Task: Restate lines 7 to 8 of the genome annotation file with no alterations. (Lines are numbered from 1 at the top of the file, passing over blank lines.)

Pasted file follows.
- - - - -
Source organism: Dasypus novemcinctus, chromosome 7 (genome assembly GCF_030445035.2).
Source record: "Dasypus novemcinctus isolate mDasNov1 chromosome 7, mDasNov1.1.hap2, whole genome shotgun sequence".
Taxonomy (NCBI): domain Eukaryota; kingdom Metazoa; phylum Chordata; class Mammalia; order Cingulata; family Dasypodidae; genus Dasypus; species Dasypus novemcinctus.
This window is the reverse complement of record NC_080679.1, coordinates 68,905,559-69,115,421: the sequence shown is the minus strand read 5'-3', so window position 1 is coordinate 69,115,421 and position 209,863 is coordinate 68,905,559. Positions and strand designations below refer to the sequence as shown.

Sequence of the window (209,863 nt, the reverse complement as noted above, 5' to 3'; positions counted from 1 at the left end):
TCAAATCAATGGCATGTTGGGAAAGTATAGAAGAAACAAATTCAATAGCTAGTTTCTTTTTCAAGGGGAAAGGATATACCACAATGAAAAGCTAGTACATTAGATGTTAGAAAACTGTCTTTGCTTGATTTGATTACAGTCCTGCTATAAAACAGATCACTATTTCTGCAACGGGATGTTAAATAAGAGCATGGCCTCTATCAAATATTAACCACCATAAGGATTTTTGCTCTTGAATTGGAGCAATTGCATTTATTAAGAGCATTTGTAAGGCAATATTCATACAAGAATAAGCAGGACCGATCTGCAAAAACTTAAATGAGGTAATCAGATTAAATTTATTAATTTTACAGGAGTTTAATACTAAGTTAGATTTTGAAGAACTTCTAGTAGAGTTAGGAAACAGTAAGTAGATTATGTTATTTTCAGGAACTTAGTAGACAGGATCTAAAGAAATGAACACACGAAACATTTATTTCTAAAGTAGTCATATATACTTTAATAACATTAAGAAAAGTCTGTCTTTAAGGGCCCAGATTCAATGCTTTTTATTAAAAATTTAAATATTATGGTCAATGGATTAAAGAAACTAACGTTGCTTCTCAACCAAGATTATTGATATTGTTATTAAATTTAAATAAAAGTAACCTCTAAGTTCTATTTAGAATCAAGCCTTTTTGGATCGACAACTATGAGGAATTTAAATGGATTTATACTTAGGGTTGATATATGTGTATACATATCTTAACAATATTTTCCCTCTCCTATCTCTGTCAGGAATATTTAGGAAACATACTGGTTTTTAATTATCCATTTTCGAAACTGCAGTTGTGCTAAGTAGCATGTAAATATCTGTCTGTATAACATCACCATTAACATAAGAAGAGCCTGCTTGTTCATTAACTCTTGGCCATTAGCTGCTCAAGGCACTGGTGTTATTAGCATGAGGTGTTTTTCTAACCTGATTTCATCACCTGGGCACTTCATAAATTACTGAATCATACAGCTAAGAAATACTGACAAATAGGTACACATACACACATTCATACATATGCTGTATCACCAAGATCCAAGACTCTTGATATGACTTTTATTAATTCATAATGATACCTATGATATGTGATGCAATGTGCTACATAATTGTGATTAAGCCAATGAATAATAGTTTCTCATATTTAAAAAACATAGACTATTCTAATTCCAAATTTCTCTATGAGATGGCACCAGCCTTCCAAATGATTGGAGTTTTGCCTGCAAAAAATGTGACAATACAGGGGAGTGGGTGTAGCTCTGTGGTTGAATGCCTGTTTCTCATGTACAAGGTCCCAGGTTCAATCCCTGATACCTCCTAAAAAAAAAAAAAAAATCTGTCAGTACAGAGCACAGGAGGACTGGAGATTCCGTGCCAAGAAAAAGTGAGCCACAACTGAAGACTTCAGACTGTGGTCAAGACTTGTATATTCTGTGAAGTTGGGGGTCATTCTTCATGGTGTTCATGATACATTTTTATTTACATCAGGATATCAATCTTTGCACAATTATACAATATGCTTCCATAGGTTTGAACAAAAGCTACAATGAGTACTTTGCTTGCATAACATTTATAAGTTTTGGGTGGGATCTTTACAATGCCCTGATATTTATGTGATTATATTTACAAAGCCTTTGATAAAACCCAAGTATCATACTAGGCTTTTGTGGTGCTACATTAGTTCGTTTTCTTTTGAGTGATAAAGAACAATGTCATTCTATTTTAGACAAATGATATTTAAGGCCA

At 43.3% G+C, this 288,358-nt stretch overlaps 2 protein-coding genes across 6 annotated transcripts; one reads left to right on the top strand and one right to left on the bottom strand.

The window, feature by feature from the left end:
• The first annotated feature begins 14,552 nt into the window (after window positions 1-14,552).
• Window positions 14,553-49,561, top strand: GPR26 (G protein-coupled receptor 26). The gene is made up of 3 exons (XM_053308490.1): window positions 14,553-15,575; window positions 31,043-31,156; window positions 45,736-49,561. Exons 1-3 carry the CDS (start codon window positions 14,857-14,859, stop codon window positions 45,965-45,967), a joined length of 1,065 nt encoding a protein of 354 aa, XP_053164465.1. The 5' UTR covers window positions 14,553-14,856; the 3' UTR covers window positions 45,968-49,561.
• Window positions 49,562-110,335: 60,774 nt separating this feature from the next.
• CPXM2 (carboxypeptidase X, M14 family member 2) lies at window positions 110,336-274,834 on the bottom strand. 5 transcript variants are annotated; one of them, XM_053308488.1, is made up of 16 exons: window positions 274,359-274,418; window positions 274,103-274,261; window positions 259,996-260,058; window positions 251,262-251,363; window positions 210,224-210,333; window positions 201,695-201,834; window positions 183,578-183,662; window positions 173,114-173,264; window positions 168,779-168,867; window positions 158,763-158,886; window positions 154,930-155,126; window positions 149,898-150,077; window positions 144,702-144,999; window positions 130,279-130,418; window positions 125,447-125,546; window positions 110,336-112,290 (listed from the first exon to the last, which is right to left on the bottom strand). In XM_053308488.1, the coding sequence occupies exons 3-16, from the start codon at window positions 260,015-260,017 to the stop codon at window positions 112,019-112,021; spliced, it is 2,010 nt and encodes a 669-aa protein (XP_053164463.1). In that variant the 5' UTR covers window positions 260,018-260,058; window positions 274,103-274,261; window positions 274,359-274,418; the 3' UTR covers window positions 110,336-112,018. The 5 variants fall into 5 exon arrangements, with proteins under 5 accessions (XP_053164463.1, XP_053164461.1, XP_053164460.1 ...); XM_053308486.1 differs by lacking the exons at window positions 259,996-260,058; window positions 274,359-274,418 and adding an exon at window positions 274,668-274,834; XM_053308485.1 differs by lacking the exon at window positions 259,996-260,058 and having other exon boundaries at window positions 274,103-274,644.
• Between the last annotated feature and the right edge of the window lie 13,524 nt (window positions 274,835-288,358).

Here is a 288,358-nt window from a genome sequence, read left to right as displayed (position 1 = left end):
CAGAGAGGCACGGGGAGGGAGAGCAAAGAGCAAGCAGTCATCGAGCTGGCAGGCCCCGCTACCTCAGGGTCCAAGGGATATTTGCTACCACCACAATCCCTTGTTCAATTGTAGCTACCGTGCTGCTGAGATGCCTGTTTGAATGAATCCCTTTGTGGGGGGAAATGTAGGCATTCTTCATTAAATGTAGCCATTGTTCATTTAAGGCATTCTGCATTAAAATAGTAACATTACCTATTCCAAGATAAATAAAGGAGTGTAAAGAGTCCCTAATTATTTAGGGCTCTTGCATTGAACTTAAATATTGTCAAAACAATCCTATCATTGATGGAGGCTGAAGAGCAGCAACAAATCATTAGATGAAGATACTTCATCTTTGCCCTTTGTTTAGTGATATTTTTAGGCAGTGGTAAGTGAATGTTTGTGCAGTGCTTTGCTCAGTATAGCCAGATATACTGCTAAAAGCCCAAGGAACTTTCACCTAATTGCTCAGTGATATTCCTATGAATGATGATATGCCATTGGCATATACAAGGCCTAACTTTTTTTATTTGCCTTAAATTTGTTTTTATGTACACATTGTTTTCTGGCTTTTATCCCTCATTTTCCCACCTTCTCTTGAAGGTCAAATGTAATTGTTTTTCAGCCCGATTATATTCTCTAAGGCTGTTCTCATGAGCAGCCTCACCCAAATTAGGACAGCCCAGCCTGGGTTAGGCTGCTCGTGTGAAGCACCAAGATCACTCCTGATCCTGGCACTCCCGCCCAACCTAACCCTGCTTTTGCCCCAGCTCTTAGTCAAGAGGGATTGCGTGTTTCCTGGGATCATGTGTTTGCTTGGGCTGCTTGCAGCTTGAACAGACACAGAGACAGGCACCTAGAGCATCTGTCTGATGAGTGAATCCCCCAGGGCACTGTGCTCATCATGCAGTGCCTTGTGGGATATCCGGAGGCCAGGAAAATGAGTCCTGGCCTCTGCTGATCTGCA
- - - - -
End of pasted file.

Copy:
At 43.3% G+C, this 288,358-nt stretch overlaps 2 protein-coding genes across 6 annotated transcripts; one reads left to right on the top strand and one right to left on the bottom strand.

The window, feature by feature from the left end: